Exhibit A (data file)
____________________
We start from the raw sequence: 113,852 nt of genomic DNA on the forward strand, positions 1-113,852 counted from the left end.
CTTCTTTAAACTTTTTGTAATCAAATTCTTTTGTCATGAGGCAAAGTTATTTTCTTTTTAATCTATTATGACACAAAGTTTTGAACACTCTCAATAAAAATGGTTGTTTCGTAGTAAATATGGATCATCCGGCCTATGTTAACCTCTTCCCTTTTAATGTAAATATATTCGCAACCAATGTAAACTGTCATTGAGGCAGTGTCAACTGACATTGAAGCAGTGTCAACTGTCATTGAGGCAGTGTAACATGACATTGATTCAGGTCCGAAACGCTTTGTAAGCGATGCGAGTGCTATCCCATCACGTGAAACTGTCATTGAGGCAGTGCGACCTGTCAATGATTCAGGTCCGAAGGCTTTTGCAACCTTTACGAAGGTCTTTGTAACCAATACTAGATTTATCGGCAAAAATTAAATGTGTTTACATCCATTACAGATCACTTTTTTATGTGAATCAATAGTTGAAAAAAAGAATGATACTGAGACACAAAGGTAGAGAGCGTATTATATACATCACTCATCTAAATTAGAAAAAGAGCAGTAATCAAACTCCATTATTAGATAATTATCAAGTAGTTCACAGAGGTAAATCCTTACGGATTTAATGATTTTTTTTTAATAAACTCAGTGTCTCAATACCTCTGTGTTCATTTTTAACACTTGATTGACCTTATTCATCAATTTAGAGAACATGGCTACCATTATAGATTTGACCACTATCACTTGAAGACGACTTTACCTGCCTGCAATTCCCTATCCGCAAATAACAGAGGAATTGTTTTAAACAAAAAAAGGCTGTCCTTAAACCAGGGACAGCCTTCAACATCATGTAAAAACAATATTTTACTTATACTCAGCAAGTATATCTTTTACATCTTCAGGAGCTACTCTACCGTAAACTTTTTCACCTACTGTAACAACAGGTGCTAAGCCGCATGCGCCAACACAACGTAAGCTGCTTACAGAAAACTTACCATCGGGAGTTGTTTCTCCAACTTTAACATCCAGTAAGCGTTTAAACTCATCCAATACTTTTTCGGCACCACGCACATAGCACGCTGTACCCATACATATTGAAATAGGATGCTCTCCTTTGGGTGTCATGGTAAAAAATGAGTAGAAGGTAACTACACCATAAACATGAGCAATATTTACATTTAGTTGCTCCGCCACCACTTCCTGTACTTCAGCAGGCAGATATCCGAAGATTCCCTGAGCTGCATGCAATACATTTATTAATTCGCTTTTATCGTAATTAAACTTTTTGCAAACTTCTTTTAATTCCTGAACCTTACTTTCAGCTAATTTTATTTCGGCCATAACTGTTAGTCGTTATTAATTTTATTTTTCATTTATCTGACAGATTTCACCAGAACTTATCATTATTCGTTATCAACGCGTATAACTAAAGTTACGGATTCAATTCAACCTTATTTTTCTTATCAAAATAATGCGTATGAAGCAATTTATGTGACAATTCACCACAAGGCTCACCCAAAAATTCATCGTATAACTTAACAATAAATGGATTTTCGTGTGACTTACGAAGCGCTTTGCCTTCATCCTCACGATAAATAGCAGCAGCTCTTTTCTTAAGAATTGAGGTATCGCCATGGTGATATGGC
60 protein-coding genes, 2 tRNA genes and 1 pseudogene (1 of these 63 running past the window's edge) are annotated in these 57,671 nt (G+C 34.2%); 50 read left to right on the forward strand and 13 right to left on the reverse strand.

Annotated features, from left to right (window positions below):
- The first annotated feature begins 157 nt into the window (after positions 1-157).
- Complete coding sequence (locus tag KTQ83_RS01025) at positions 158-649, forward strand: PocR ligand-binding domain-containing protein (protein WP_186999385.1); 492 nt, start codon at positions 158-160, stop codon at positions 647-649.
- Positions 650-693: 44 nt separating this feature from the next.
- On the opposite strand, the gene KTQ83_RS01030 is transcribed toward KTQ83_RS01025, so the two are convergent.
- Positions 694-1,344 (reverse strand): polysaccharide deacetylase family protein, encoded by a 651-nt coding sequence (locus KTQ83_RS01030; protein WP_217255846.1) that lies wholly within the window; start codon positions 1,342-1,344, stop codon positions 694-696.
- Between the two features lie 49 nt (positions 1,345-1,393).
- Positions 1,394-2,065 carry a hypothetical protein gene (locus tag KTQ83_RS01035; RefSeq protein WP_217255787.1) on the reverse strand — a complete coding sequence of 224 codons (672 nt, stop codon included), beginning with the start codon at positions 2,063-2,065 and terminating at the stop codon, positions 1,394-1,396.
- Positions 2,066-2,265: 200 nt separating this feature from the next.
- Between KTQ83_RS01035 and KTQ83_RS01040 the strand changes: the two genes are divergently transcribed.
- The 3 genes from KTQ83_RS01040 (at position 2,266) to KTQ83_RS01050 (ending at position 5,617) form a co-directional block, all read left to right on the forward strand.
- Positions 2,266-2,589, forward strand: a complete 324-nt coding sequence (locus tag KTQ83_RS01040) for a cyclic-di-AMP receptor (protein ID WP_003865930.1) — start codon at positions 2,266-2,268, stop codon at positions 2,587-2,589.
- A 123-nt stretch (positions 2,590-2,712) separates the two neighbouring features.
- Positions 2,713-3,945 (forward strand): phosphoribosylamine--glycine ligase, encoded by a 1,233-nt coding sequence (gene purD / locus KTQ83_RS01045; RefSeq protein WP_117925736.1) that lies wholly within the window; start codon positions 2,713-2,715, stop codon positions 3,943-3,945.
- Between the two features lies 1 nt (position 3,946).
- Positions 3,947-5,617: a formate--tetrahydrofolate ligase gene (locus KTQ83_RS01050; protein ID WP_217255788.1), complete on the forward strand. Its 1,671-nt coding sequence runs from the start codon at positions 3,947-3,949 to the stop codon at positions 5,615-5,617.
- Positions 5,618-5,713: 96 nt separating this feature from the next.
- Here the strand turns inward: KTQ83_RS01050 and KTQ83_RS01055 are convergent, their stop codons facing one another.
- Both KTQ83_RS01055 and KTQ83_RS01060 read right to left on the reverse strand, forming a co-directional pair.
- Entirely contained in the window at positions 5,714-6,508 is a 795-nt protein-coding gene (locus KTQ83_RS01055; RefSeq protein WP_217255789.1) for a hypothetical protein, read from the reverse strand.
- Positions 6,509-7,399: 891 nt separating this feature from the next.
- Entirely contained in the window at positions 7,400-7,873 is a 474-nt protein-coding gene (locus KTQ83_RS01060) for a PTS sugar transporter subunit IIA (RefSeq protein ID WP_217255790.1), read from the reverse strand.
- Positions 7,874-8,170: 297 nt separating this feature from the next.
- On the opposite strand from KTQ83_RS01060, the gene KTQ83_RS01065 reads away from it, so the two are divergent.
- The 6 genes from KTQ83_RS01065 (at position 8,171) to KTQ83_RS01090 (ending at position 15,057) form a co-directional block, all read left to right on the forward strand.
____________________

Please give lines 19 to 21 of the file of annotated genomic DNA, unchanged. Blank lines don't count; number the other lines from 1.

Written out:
- Positions 3,947-5,617: a formate--tetrahydrofolate ligase gene (locus KTQ83_RS01050; protein ID WP_217255788.1), complete on the forward strand. Its 1,671-nt coding sequence runs from the start codon at positions 3,947-3,949 to the stop codon at positions 5,615-5,617.
- Positions 5,618-5,713: 96 nt separating this feature from the next.
- Here the strand turns inward: KTQ83_RS01050 and KTQ83_RS01055 are convergent, their stop codons facing one another.